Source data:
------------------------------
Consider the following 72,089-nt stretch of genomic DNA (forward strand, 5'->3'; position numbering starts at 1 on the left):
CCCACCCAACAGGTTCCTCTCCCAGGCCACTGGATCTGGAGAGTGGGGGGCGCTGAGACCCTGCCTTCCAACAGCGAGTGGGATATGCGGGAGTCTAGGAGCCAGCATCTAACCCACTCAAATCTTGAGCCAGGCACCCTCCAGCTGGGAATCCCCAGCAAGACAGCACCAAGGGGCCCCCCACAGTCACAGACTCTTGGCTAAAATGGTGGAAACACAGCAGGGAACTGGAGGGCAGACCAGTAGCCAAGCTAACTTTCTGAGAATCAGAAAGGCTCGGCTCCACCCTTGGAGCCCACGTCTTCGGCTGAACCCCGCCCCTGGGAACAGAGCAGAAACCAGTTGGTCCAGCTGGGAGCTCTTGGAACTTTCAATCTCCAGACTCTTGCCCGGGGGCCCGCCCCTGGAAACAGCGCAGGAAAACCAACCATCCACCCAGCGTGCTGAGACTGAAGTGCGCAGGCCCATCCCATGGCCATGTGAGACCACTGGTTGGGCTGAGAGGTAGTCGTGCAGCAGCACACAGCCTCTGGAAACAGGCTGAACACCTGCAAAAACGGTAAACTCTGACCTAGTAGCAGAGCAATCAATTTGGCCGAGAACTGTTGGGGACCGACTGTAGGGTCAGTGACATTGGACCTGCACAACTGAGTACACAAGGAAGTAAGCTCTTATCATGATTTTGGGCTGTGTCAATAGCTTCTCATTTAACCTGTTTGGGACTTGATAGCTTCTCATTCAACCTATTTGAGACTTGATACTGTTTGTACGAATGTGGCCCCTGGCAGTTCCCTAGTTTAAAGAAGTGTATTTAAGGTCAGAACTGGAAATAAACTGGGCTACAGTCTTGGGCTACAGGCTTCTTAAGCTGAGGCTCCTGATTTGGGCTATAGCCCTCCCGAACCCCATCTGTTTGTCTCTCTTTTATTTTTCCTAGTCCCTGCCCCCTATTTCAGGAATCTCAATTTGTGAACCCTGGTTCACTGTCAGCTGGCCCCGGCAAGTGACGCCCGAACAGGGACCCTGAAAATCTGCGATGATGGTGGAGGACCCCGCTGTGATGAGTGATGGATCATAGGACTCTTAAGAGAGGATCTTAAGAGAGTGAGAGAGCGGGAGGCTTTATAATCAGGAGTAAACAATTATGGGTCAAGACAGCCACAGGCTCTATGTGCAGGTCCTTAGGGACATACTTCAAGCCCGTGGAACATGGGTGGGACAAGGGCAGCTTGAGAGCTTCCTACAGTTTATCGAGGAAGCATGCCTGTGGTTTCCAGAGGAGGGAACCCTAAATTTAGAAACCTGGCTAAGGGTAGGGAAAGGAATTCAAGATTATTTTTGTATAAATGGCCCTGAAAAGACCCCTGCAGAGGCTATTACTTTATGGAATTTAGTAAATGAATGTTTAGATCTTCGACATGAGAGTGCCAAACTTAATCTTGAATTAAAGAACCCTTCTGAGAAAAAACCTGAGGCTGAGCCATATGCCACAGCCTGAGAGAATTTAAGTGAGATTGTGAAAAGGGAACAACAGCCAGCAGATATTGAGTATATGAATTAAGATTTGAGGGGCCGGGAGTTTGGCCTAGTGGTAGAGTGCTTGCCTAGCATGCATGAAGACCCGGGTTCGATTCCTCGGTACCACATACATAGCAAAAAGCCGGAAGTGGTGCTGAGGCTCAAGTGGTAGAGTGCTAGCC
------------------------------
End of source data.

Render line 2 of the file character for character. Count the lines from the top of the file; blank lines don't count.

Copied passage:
CCCACCCAACAGGTTCCTCTCCCAGGCCACTGGATCTGGAGAGTGGGGGGCGCTGAGACCCTGCCTTCCAACAGCGAGTGGGATATGCGGGAGTCTAGGAGCCAGCATCTAACCCACTCAAATCTTGAGCCAGGCACCCTCCAGCTGGGAATCCCCAGCAAGACAGCACCAAGGGGCCCCCCACAGTCACAGACTCTTGGCTAAAATGGTGGAAACACAGCAGGGAACTGGAGGGCAGACCAGTAGCCAAGCTAACTTTCTGAGAATCAGAAAGGCTCGGCTCCACCCTTGGAGCCCACGTCTTCGGCTGAACCCCGCCCCTGGGAACAGAGCAGAAACCAGTTGGTCCAGCTGGGAGCTCTTGGAACTTTCAATCTCCAGACTCTTGCCCGGGGGCCCGCCCCTGGAAACAGCGCAGGAAAACCAACCATCCACCCAGCGTGCTGAGACTGAAGTGCGCAGGCCCATCCCATGGCCATGTGAGACCACTGGTTGGGCTGAGAGGTAGTCGTGCAGCAGCACACAGCCTCTGGAAACAGGCTGAACACCTGCAAAAACGGTAAACTCTGACCTAGTAGCAGAGCAATCAATTTGGCCGAGAACTGTTGGGGACCGACTGTAGGGTCAGTGACATTGGACCTGCACAACTGAGTACACAAGGAAGTAAGCTCTTATCATGATTTTGGGCTGTGTCAATAGCTTCTCATTTAACCTGTTTGGGACTTGATAGCTTCTCATTCAACCTATTTGAGACTTGATACTGTTTGTACGAATGTGGCCCCTGGCAGTTCCCTAGTTTAAAGAAGTGTATTTAAGGTCAGAACTGGAAATAAACTGGGCTACAGTCTTGGGCTACAGGCTTCTTAAGCTGAGGCTCCTGATTTGGGCTATAGCCCTCCCGAACCCCATCTGTTTGTCTCTCTTTTATTTTTCCTAGTCCCTGCCCCCTATTTCAGGAATCTCAATTTGTGAACCCTGGTTCACTGTCAGCTGGCCCCGGCAAGTGACGCCCGAACAGGGACCCTGAAAATCTGCGATGATGGTGGAGGACCCCGCTGTGATGAGTGATGGATCATAGGACTCTTAAGAGAGGATCTTAAGAGAGTGAGAGAGCGGGAGGCTTTATAATCAGGAGTAAACAATTATGGGTCAAGACAGCCACAGGCTCTATGTGCAGGTCCTTAGGGACATACTTCAAGCCCGTGGAACATGGGTGGGACAAGGGCAGCTTGAGAGCTTCCTACAGTTTATCGAGGAAGCATGCCTGTGGTTTCCAGAGGAGGGAACCCTAAATTTAGAAACCTGGCTAAGGGTAGGGAAAGGAATTCAAGATTATTTTTGTATAAATGGCCCTGAAAAGACCCCTGCAGAGGCTATTACTTTATGGAATTTAGTAAATGAATGTTTAGATCTTCGACATGAGAGTGCCAAACTTAATCTTGAATTAAAGAACCCTTCTGAGAAAAAACCTGAGGCTGAGCCATATGCCACAGCCTGAGAGAATTTAAGTGAGATTGTGAAAAGGGAACAACAGCCAGCAGATATTGAGTATATGAATTAAGATTTGAGGGGCCGGGAGTTTGGCCTAGTGGTAGAGTGCTTGCCTAGCATGCATGAAGACCCGGGTTCGATTCCTCGGTACCACATACATAGCAAAAAGCCGGAAGTGGTGCTGAGGCTCAAGTGGTAGAGTGCTAGCC